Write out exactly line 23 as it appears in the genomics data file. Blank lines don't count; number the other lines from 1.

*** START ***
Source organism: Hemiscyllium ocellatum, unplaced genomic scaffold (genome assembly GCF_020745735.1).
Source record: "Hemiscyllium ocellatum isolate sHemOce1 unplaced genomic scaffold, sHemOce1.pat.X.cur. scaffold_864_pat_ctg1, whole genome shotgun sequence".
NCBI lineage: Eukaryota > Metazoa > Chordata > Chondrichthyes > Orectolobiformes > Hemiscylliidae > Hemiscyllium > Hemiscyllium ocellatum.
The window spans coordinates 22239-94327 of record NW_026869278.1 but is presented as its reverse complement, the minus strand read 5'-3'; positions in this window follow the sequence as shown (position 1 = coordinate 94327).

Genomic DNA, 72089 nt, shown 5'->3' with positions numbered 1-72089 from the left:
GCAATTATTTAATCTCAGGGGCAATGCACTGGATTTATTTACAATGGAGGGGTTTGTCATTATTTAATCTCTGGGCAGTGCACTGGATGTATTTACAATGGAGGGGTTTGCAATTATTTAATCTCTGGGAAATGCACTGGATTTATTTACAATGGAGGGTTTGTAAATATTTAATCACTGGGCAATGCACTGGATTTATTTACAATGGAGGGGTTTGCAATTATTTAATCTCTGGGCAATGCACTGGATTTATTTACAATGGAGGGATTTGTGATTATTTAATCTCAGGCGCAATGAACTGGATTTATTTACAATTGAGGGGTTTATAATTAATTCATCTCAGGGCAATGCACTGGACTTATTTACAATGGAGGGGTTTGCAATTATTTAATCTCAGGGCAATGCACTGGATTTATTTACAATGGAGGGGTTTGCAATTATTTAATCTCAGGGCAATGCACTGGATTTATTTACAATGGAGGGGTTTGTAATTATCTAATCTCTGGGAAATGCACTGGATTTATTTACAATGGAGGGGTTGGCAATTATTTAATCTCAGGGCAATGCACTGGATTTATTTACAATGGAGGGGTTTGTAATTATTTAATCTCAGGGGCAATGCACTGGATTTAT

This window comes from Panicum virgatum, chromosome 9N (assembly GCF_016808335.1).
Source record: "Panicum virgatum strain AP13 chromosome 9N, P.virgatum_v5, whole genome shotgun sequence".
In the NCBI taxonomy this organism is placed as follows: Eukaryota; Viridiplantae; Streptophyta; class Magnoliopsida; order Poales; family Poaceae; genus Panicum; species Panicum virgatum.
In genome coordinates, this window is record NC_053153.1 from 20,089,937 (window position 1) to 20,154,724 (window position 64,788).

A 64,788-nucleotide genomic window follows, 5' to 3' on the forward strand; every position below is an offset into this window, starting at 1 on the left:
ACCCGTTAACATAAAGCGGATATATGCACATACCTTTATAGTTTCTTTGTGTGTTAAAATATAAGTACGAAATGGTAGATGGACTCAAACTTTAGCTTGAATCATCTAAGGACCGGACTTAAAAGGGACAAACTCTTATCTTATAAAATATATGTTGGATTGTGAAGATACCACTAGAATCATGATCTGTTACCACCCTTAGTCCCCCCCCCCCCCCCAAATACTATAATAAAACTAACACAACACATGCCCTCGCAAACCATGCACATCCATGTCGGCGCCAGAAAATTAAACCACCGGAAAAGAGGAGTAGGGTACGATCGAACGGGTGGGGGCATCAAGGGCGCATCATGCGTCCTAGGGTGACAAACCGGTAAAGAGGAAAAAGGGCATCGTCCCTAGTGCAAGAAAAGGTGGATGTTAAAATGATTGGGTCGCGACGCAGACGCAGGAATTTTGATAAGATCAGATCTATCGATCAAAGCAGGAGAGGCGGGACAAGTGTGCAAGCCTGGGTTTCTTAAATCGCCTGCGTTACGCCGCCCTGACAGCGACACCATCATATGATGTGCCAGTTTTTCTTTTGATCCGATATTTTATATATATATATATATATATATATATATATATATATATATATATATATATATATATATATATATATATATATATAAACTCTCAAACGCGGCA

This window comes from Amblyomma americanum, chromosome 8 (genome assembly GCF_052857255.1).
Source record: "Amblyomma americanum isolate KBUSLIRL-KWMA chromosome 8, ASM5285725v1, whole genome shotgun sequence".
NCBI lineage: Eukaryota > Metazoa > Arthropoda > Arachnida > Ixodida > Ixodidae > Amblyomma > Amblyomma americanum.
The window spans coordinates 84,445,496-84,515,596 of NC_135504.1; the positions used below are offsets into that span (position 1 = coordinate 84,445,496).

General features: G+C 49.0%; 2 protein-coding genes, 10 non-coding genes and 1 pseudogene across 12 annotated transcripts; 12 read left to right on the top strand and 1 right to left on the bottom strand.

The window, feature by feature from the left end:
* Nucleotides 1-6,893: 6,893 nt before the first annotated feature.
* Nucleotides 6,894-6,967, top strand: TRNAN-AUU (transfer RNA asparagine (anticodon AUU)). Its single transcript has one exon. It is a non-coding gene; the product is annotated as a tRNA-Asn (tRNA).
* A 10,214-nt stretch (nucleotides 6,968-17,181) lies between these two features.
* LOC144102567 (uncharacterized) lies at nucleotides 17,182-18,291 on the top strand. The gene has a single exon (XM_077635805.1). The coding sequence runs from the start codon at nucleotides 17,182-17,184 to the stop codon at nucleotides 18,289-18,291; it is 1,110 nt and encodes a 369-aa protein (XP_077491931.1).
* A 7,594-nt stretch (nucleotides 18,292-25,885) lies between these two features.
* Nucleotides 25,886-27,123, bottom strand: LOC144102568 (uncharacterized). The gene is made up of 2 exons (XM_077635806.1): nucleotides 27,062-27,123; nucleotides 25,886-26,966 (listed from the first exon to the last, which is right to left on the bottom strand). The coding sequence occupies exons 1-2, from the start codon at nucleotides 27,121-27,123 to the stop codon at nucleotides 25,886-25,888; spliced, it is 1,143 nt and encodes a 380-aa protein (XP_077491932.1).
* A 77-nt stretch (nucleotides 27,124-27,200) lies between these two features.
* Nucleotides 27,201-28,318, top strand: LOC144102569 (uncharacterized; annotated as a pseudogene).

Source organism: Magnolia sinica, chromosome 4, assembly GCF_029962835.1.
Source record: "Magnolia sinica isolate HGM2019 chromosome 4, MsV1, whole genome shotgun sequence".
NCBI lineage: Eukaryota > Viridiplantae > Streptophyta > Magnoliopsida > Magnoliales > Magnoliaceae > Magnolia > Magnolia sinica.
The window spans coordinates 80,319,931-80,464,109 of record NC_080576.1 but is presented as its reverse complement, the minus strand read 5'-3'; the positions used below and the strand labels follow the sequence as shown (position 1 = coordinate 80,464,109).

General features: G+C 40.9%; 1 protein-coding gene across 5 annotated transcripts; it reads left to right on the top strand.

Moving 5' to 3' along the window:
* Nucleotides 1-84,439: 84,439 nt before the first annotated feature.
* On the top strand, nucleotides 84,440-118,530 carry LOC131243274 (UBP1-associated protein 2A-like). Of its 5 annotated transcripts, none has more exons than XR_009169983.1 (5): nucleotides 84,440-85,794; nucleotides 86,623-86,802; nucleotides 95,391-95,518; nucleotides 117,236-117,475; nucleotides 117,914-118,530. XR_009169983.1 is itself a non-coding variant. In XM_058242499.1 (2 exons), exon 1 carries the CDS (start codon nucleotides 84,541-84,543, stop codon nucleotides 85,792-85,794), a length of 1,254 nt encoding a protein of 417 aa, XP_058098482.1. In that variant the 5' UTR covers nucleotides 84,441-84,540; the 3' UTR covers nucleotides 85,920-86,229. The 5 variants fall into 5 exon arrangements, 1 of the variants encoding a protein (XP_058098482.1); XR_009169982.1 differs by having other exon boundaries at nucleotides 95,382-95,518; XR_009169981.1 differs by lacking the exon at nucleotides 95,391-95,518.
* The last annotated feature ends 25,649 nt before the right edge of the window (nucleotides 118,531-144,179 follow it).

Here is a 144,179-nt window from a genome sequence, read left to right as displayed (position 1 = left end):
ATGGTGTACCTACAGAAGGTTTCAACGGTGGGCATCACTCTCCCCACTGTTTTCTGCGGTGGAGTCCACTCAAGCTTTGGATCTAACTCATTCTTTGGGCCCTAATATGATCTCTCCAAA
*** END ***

* A 7,594-nt stretch (nucleotides 18,292-25,885) lies between these two features.